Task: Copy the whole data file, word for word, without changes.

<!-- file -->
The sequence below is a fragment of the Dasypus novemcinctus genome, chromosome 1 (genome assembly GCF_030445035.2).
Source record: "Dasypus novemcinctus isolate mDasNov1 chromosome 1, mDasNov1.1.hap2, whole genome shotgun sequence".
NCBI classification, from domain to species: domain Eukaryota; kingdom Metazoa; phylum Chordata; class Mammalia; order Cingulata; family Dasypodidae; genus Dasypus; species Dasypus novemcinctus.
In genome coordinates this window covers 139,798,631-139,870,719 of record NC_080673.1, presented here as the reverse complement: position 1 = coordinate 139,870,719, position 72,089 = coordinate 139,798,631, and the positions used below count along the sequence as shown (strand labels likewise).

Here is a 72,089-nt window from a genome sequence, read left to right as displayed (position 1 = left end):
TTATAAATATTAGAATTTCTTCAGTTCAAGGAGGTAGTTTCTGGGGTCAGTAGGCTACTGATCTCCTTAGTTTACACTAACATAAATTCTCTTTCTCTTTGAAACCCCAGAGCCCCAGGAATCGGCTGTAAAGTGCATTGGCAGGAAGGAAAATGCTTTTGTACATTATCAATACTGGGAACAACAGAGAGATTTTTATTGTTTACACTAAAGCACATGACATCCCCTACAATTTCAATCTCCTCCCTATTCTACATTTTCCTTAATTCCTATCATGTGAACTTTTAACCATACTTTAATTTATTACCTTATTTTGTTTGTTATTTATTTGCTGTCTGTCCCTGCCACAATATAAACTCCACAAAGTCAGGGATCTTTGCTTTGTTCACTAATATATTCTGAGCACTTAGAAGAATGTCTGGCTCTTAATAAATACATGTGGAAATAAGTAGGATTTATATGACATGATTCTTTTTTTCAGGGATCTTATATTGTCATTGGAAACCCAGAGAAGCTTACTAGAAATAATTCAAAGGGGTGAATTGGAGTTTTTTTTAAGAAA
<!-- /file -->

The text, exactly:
The sequence below is a fragment of the Dasypus novemcinctus genome, chromosome 1 (genome assembly GCF_030445035.2).
Source record: "Dasypus novemcinctus isolate mDasNov1 chromosome 1, mDasNov1.1.hap2, whole genome shotgun sequence".
NCBI classification, from domain to species: domain Eukaryota; kingdom Metazoa; phylum Chordata; class Mammalia; order Cingulata; family Dasypodidae; genus Dasypus; species Dasypus novemcinctus.
In genome coordinates this window covers 139,798,631-139,870,719 of record NC_080673.1, presented here as the reverse complement: position 1 = coordinate 139,870,719, position 72,089 = coordinate 139,798,631, and the positions used below count along the sequence as shown (strand labels likewise).

Here is a 72,089-nt window from a genome sequence, read left to right as displayed (position 1 = left end):
TTATAAATATTAGAATTTCTTCAGTTCAAGGAGGTAGTTTCTGGGGTCAGTAGGCTACTGATCTCCTTAGTTTACACTAACATAAATTCTCTTTCTCTTTGAAACCCCAGAGCCCCAGGAATCGGCTGTAAAGTGCATTGGCAGGAAGGAAAATGCTTTTGTACATTATCAATACTGGGAACAACAGAGAGATTTTTATTGTTTACACTAAAGCACATGACATCCCCTACAATTTCAATCTCCTCCCTATTCTACATTTTCCTTAATTCCTATCATGTGAACTTTTAACCATACTTTAATTTATTACCTTATTTTGTTTGTTATTTATTTGCTGTCTGTCCCTGCCACAATATAAACTCCACAAAGTCAGGGATCTTTGCTTTGTTCACTAATATATTCTGAGCACTTAGAAGAATGTCTGGCTCTTAATAAATACATGTGGAAATAAGTAGGATTTATATGACATGATTCTTTTTTTCAGGGATCTTATATTGTCATTGGAAACCCAGAGAAGCTTACTAGAAATAATTCAAAGGGGTGAATTGGAGTTTTTTTTAAGAAA